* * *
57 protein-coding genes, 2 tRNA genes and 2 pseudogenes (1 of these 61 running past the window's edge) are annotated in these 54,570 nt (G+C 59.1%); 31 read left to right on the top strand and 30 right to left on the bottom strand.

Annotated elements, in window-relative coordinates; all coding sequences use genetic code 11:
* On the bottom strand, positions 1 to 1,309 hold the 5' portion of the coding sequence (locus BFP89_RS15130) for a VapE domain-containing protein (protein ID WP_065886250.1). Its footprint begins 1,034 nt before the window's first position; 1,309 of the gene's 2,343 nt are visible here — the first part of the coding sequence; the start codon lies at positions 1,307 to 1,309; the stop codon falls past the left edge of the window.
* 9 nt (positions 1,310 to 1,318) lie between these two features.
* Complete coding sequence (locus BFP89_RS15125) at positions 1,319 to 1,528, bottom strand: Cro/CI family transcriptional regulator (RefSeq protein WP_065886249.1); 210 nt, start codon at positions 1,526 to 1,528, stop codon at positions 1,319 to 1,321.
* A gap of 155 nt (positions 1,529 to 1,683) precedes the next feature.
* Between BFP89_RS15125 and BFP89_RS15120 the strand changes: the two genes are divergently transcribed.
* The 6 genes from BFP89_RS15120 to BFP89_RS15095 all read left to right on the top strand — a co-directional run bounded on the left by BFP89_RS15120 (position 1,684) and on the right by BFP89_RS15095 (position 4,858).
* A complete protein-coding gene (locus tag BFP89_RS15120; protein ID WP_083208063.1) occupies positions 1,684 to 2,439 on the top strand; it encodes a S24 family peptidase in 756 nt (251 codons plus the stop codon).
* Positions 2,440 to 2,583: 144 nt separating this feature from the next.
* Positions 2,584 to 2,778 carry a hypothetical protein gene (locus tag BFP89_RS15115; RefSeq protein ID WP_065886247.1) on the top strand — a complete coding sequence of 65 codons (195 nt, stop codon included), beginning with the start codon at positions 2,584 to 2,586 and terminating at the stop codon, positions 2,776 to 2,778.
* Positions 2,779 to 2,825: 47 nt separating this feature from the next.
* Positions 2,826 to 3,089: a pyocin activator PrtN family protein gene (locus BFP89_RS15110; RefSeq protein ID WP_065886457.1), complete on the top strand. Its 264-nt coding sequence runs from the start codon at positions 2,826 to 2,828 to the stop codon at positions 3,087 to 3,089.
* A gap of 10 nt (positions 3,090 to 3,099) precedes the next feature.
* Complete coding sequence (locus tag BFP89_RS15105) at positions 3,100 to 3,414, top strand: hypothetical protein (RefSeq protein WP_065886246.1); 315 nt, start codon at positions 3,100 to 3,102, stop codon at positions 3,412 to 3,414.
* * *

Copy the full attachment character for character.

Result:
57 protein-coding genes, 2 tRNA genes and 2 pseudogenes (1 of these 61 running past the window's edge) are annotated in these 54,570 nt (G+C 59.1%); 31 read left to right on the top strand and 30 right to left on the bottom strand.

Annotated elements, in window-relative coordinates; all coding sequences use genetic code 11:
* On the bottom strand, positions 1 to 1,309 hold the 5' portion of the coding sequence (locus BFP89_RS15130) for a VapE domain-containing protein (protein ID WP_065886250.1). Its footprint begins 1,034 nt before the window's first position; 1,309 of the gene's 2,343 nt are visible here — the first part of the coding sequence; the start codon lies at positions 1,307 to 1,309; the stop codon falls past the left edge of the window.
* 9 nt (positions 1,310 to 1,318) lie between these two features.
* Complete coding sequence (locus BFP89_RS15125) at positions 1,319 to 1,528, bottom strand: Cro/CI family transcriptional regulator (RefSeq protein WP_065886249.1); 210 nt, start codon at positions 1,526 to 1,528, stop codon at positions 1,319 to 1,321.
* A gap of 155 nt (positions 1,529 to 1,683) precedes the next feature.
* Between BFP89_RS15125 and BFP89_RS15120 the strand changes: the two genes are divergently transcribed.
* The 6 genes from BFP89_RS15120 to BFP89_RS15095 all read left to right on the top strand — a co-directional run bounded on the left by BFP89_RS15120 (position 1,684) and on the right by BFP89_RS15095 (position 4,858).
* A complete protein-coding gene (locus tag BFP89_RS15120; protein ID WP_083208063.1) occupies positions 1,684 to 2,439 on the top strand; it encodes a S24 family peptidase in 756 nt (251 codons plus the stop codon).
* Positions 2,440 to 2,583: 144 nt separating this feature from the next.
* Positions 2,584 to 2,778 carry a hypothetical protein gene (locus tag BFP89_RS15115; RefSeq protein ID WP_065886247.1) on the top strand — a complete coding sequence of 65 codons (195 nt, stop codon included), beginning with the start codon at positions 2,584 to 2,586 and terminating at the stop codon, positions 2,776 to 2,778.
* Positions 2,779 to 2,825: 47 nt separating this feature from the next.
* Positions 2,826 to 3,089: a pyocin activator PrtN family protein gene (locus BFP89_RS15110; RefSeq protein ID WP_065886457.1), complete on the top strand. Its 264-nt coding sequence runs from the start codon at positions 2,826 to 2,828 to the stop codon at positions 3,087 to 3,089.
* A gap of 10 nt (positions 3,090 to 3,099) precedes the next feature.
* Complete coding sequence (locus tag BFP89_RS15105) at positions 3,100 to 3,414, top strand: hypothetical protein (RefSeq protein WP_065886246.1); 315 nt, start codon at positions 3,100 to 3,102, stop codon at positions 3,412 to 3,414.